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for action, that i point out, we are not a criminal investigative organization, we provide administrative investigations as a backstop so victims and the national guard will have an opportunity to address sexual violence against its members and to remove those within our ranks who may be perpetrators. in an administrative context. what we are not is a criminal context which, as you know, in a criminal setting, there's jailtime, potentially, there's sexual registries, and other controls that our society's deemed appropriate for these type of crimes. so oci is not the default for the national guard, merely the avenue we result to when logic enforcement is not able or willing under a variety of circumstances to adequately investigate those instances of sexual violence. at this time, i will end my
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statements in hopes, general can carry forward with his more broad opening statements which encompasses all aspects of what the national guard is doing with respect to eradicating sexual violence within our force. >> thank you, brigadier general. general hawkinson, are you live now? >> can you hear me now? >> we certainly can. please proceed. >> out standing. thank you. good afternoon, chair spears, ranking member gallagher, honorable members of the subcommittee, thank you for inviting member walker and i before you today. in case you have not heard directly from me already, i want to be clear, there is no place for sexual assault or harassment in our nation's armed forces or anywhere else for that matter there is no act more heinous and violating the trust of a fellow
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service member, the members raise their right hand to follow the constitution and fight our nation's wars and serve our communities in times of crisis. there is strong leadership at every level and a work place free from the violence of assault and harassment. this is a serious problem and we recognize it as such. that is why the effort to achieve the national guard bureau, i met with our team, because despite all our efforts we didn't seem to be making a difference. as a result, i ordered a formation of a task force to impose national guard bureaus representatives in 54 state areas with washington dc to prevent sexual assault and suicide within our ranks. six months as a result of the task force examinations, identified 19 recommendations to improve our guardsmen's safety. these recommendations fall into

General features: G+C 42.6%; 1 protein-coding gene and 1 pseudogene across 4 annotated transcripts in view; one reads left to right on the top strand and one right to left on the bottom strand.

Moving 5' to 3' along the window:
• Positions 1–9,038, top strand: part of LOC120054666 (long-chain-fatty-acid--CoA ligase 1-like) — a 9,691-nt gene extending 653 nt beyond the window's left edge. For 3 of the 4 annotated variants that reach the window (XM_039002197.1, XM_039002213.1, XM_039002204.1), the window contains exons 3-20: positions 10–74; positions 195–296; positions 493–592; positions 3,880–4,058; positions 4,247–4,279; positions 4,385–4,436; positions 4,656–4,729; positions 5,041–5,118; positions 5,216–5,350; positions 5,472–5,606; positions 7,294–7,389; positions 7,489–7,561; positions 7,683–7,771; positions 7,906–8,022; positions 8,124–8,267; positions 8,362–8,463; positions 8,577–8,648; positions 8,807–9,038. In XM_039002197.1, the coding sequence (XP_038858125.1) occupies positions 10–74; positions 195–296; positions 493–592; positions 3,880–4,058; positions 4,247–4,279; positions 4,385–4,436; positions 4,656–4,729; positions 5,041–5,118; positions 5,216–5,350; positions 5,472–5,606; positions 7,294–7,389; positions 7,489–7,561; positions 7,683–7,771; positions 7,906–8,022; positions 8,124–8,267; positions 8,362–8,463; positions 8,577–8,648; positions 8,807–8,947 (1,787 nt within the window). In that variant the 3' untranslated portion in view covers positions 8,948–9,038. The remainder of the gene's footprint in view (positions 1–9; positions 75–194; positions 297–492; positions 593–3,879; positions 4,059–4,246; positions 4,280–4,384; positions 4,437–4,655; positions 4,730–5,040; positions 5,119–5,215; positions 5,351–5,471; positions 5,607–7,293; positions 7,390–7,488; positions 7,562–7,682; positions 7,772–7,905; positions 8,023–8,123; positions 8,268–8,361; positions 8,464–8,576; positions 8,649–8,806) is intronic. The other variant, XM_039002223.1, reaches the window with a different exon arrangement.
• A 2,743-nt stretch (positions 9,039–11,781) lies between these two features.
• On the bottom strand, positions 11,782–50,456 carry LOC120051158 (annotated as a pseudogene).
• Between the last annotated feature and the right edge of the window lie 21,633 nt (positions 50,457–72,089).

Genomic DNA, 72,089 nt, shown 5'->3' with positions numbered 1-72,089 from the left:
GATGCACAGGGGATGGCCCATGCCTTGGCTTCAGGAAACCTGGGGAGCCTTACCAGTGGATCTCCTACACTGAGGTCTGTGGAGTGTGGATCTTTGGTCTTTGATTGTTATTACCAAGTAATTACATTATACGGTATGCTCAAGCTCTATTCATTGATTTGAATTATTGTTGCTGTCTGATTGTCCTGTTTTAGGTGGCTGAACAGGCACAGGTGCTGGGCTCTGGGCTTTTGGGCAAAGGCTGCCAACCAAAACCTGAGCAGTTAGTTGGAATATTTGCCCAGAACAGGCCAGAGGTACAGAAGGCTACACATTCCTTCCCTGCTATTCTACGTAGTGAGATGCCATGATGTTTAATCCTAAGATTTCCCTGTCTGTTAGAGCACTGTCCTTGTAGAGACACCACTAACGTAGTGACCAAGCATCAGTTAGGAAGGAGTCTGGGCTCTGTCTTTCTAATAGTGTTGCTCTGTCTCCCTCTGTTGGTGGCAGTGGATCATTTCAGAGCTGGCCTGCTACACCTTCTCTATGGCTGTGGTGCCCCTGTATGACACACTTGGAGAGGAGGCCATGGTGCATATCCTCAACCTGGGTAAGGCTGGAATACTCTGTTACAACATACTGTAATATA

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six strategic areas -- leader education, growing a healthy culture, resource distribution and communication, partnerships, generalization of efforts and effective measurement. upon review of their recommendations i accepted all of them. taken together, they mean one thing above all, we need a greater focus on prevention to eliminate sexual assault and harassment in our formations. in addition, we are strongly engaged in the implementation of secretary austin's review commission recommendations, to help improve our prevention programs, through national guard's unique operating environment and continue to enhance victim care and support. it was evident from our task force that prevention starts with creating a cultural trust. our guardsmen and their families must have confidence in their chain of command, need to have confidence in victim efficacy and response services.
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they need to have confidence in the offices that investigate sexual assault, and they need to have confidence that offenders will be held accountable. we have to earn that confidence by establishing and maintaining a culture of trust in every state, territory in d.c. and at every level of leadership. we are taking action on building that cultural trust and preventing sexual assault and harassment within our ranks, working on way to see stage with better guidance and resources and analyzing data that focuses on risk factors so we can directly affect those risk factors. in addition to the sexual assault and suicide task force, i also made changes to our office of complex investigations or oci. these changes included moving oci from under our general counsel office and making it a separate, stand-alone directive. i also placed a general officer in charge, as we often do in the
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national guard, we are leveraging general walker's civilian experience as a federal judge. in addition, we work together with our aggitant's general to increase number of oci investigators by 65%, substantially reduce case back log and help survivors get results. also working with the agitant general to hire integrator's as resources become available. having a specially trained force focused on addressing this issue helps demonstrate our commitment to eliminating sexual assault and harassment in the national guard. we are also improving prevention training for guard members and leaders at every level in our organization. in addition to better training, also finding ways to hold leaders accountable for the culture they create and oversee.